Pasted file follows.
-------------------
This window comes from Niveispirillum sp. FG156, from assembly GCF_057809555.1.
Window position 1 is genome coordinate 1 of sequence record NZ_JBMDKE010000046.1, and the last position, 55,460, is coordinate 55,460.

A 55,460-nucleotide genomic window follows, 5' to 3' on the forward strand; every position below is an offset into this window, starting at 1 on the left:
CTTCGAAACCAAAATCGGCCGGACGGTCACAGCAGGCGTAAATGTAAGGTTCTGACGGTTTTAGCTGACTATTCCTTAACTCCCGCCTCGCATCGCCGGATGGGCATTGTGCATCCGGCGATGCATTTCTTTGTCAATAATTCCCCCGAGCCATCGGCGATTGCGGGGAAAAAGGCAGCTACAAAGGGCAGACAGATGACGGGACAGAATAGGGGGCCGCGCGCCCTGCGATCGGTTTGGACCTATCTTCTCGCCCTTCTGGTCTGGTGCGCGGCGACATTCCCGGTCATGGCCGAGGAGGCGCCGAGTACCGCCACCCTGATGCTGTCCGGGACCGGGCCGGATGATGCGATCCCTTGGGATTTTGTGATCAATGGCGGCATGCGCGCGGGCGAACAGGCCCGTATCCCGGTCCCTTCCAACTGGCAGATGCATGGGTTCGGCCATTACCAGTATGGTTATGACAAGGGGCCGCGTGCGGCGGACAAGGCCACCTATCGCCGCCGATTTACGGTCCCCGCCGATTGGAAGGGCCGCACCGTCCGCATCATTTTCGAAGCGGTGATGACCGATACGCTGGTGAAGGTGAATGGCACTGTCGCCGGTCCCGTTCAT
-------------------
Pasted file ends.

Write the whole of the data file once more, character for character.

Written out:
This window comes from Niveispirillum sp. FG156, from assembly GCF_057809555.1.
Window position 1 is genome coordinate 1 of sequence record NZ_JBMDKE010000046.1, and the last position, 55,460, is coordinate 55,460.

A 55,460-nucleotide genomic window follows, 5' to 3' on the forward strand; every position below is an offset into this window, starting at 1 on the left:
CTTCGAAACCAAAATCGGCCGGACGGTCACAGCAGGCGTAAATGTAAGGTTCTGACGGTTTTAGCTGACTATTCCTTAACTCCCGCCTCGCATCGCCGGATGGGCATTGTGCATCCGGCGATGCATTTCTTTGTCAATAATTCCCCCGAGCCATCGGCGATTGCGGGGAAAAAGGCAGCTACAAAGGGCAGACAGATGACGGGACAGAATAGGGGGCCGCGCGCCCTGCGATCGGTTTGGACCTATCTTCTCGCCCTTCTGGTCTGGTGCGCGGCGACATTCCCGGTCATGGCCGAGGAGGCGCCGAGTACCGCCACCCTGATGCTGTCCGGGACCGGGCCGGATGATGCGATCCCTTGGGATTTTGTGATCAATGGCGGCATGCGCGCGGGCGAACAGGCCCGTATCCCGGTCCCTTCCAACTGGCAGATGCATGGGTTCGGCCATTACCAGTATGGTTATGACAAGGGGCCGCGTGCGGCGGACAAGGCCACCTATCGCCGCCGATTTACGGTCCCCGCCGATTGGAAGGGCCGCACCGTCCGCATCATTTTCGAAGCGGTGATGACCGATACGCTGGTGAAGGTGAATGGCACTGTCGCCGGTCCCGTTCAT